A sad story of Quetta. Out people will keep loving Taliban and remaining silent over Lashkar-E-Jhangvi.
Bangash
Jul 14, 2012 06:24pm
Quetta and Peshawar are excellent illustrations on how damaging the policy of strategic depth has been to Pakistan. I wish someone in Fauj had some ghairat and shame to realize the catastrophic damage they have done to the country.
Naseema Perveen
Jul 14, 2012 06:46pm
well written... while going through it, it remind me words of one of my friends who always use to say,"Once upon a time our Quetta used to be a peaceful and a calm, but alas now we cannot go out of our homes easily because of horror." I wish and hope the beauty of the city recover soon, so that innocent people over there can spend a peaceful life..
yasir
Jul 14, 2012 07:30pm
Govt needs to take immediate steps to bring peace back to the city. Its sad that a province which is rich in natural resources has turned into a battle ground where innocent lives a re killed.
loveforall
Jul 14, 2012 07:40pm
The monster that haunts Quetta today comes in many names. One is called religious prejudice another is called race/ethnicity prejudice. This monster ceases to exist when love and harmony is replaced by hate and ignorance.
BRR
Jul 14, 2012 09:44pm
Some revolutions are very violent, and anarchy takes over for a few years, at the end of which the exhausted remainents of society regroup to start afresh, perhaps with a new understanding, at least for a while.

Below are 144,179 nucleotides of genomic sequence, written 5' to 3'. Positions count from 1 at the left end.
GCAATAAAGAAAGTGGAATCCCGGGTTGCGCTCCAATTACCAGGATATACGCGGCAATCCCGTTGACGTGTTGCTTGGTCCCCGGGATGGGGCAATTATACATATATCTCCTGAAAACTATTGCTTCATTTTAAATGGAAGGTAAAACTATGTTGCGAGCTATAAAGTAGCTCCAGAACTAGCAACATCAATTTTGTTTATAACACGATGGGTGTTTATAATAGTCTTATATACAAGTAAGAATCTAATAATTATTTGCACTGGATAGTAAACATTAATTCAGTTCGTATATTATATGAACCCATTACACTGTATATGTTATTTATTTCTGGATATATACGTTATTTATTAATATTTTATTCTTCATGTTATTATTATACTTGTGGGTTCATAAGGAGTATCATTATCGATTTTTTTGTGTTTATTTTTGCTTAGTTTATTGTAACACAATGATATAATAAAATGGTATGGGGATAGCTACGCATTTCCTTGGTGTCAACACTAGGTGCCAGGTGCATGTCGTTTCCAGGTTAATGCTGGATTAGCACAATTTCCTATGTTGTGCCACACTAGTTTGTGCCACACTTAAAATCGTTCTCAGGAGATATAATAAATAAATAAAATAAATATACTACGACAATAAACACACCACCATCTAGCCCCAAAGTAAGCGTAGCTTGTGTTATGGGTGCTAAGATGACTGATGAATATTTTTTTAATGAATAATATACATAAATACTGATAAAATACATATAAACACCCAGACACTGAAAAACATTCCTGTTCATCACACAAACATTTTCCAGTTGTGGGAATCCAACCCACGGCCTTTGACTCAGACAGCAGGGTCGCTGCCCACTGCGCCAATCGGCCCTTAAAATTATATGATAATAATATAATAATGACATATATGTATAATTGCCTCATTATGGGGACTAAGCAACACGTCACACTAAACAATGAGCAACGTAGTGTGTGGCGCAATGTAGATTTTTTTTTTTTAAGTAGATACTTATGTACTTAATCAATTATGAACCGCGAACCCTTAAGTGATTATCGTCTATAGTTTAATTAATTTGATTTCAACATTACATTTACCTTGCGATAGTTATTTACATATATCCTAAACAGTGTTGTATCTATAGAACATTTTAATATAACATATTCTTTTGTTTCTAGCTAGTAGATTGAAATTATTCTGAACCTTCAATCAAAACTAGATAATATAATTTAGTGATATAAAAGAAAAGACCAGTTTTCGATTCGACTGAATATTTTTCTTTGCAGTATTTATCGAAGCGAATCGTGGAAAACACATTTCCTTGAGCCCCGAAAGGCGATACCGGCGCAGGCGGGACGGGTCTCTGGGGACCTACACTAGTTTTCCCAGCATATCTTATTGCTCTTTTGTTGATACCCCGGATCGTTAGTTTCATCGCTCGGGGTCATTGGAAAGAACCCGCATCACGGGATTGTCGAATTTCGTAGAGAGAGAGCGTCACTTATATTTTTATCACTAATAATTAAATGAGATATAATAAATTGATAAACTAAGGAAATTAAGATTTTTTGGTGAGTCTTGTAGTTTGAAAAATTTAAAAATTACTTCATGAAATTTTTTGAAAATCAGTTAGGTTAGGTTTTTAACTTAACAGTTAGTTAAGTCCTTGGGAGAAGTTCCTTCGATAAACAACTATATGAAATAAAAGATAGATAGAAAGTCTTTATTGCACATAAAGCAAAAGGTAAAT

Lakshmidhar Malaviya
Jul 14, 2012 11:24pm
If tears can carry comment, I have shed a few, for those whose plight has been described in this sad narrative. I am reminded of the following lines by Bulle Shah : "lok kamale, laddi-laddi jaane ve / TuT gaiyaan yaariyan, phuul kumlane ve / naa vanj ..." But who listens - in the mad house! Lakshmidhar Malaviya, Kyoto, JAPAN
Syed Ahmed
Jul 15, 2012 12:29am
What we are waiting for, democracy is the best solution, now we have democracy we are still falling, we have our own elected people in national and provincial essambly, nothing is changing. are we waiting for any micracle, God will come down to earth and he will make peace for us, we are dreaming and keeping dreaming until somebody will touch our shoulder and will said wake up, story end, go home and cry.
G. Thind
Jul 15, 2012 02:00am